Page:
Know Your Negative
That was a dumb answer! I’m fat and have to lose 20 pounds.
Why do humans focus on the negative so much? The definition of negative is a person, attitude or situation not desirable or optimistic.
Research at The National Science Foundation recently found that the average person has between 12,000 and 60,000 thoughts per day, 80% of those thoughts are negative. 95% are exactly the same thoughts as the day before.
Here is the cycle, we have a negative thought about something in our world view, then we observe ourselves engaging in negativity, which spurs a negative feeling about who we are as a person. In this moment we operate on a societal level when trying to comprehend the situation. Surprisingly, the brain in and of itself has a lot to do with it. Not to play the blame game, but it’s time to put some of the onus on our gray matter and let our hips off the hook.
John Hopkins University is one of the top institutions researching brain activity. Their research shows that our brain functions through the existence and flow of different chemicals. Two that battle over your positive or negative moments are Dopamine and Cortisol. The one with “Dop” in the name? That’s the good guys. Dopamine looks for positivity. We grab our phone and look for that funny text response from a friend. The excitement we feel making plans for the weekend. Actions that seek a positive result. Cortisol, on the other hand, is related to hormones and stress and can spur negative thoughts. To make things even more difficult for us mere mortals, Cortisol is more available to brain recall than Dopamine. In other words, the negative valve is right there for us to grab and bathe ourselves in, but the positive one likes to hide in our brain, so we have to go searching for it. So, in truth, a portion of the negativity we experience is natural brain function.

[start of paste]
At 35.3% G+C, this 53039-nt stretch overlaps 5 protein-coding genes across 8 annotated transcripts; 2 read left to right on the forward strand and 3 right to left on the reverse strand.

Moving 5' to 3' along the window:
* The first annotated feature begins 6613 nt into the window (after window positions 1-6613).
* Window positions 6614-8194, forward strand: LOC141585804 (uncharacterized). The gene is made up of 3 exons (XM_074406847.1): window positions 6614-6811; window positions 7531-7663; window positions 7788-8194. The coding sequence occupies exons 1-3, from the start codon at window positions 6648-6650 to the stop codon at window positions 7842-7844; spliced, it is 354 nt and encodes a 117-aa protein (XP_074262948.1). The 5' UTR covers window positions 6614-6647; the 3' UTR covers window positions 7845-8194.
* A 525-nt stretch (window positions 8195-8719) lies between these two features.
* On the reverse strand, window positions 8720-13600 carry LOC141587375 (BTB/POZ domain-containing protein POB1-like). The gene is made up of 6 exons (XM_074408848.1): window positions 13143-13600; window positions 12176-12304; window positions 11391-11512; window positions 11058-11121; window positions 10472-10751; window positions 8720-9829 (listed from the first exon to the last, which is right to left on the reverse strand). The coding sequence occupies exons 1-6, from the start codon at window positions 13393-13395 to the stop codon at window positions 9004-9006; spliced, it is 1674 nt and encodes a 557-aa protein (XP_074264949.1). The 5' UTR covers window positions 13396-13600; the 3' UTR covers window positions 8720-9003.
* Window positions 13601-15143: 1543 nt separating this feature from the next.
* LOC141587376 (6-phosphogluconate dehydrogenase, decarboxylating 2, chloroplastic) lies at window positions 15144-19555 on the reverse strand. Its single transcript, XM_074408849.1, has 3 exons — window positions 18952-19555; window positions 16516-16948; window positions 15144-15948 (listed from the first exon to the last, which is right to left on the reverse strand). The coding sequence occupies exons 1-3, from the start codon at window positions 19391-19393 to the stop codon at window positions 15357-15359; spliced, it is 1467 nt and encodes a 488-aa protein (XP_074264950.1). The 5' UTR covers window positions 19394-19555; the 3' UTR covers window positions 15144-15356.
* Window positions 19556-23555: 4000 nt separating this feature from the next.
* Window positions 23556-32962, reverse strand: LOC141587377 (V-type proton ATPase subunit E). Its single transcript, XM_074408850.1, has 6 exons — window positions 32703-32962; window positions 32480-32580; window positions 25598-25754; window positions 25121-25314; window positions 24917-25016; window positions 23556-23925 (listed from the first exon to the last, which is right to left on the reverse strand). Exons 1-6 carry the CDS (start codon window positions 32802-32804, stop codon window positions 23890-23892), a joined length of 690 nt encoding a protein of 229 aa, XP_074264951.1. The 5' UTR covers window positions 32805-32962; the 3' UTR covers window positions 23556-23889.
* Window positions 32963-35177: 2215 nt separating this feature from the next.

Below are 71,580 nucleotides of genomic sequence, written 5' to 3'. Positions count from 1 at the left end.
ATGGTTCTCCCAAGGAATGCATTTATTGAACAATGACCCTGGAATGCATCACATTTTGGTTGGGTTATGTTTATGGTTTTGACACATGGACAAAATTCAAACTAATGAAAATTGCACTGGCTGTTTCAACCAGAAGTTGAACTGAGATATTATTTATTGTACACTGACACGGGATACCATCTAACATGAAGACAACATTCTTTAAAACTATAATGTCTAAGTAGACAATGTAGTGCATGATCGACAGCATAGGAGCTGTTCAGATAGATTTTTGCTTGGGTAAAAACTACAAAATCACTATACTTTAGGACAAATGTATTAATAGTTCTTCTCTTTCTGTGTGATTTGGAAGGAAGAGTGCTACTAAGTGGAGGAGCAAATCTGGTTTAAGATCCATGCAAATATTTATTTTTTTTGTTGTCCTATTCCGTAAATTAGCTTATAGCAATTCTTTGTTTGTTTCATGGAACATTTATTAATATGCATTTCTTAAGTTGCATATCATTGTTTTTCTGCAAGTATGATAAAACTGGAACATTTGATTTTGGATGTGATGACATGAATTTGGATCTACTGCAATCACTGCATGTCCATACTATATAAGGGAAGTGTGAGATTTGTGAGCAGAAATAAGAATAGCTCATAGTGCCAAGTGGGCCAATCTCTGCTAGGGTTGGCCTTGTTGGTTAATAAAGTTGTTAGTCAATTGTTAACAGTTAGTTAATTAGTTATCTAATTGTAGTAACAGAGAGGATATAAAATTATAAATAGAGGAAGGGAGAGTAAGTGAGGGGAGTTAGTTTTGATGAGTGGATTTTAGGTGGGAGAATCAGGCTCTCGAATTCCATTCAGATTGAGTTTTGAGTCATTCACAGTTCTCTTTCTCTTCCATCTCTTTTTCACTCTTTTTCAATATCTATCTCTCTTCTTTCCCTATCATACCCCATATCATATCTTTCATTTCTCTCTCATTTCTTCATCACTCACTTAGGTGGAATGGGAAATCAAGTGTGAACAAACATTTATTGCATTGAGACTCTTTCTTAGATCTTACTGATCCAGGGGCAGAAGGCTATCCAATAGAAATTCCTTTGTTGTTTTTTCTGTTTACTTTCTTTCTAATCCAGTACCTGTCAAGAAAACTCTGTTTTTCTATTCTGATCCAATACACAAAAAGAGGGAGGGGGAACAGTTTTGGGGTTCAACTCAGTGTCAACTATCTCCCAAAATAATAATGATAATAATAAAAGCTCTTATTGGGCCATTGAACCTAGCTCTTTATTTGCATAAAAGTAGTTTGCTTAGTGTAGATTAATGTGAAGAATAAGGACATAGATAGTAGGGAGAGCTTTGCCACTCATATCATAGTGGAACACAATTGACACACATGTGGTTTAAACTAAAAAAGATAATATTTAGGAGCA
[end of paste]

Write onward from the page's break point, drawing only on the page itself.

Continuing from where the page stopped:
Understanding the science can help us devise a plan to balance the prosperous life we desire, with the negative thoughts that inevitably exist. Most of us ignore or explain away our negativity. A healthier angle is to understand it so we don’t feel so powerless. We can be informed by our negative attributes and not follow them into a pattern of frustration. So, you have negative thoughts fine, it doesn’t make you a bad person. I challenge all of my readers to know your negative and find a place for it in your life. You’re not crazy, you’re complex. Negativity is part of us. Our job is to understand it, make peace with it, so we can live a full, healthy life.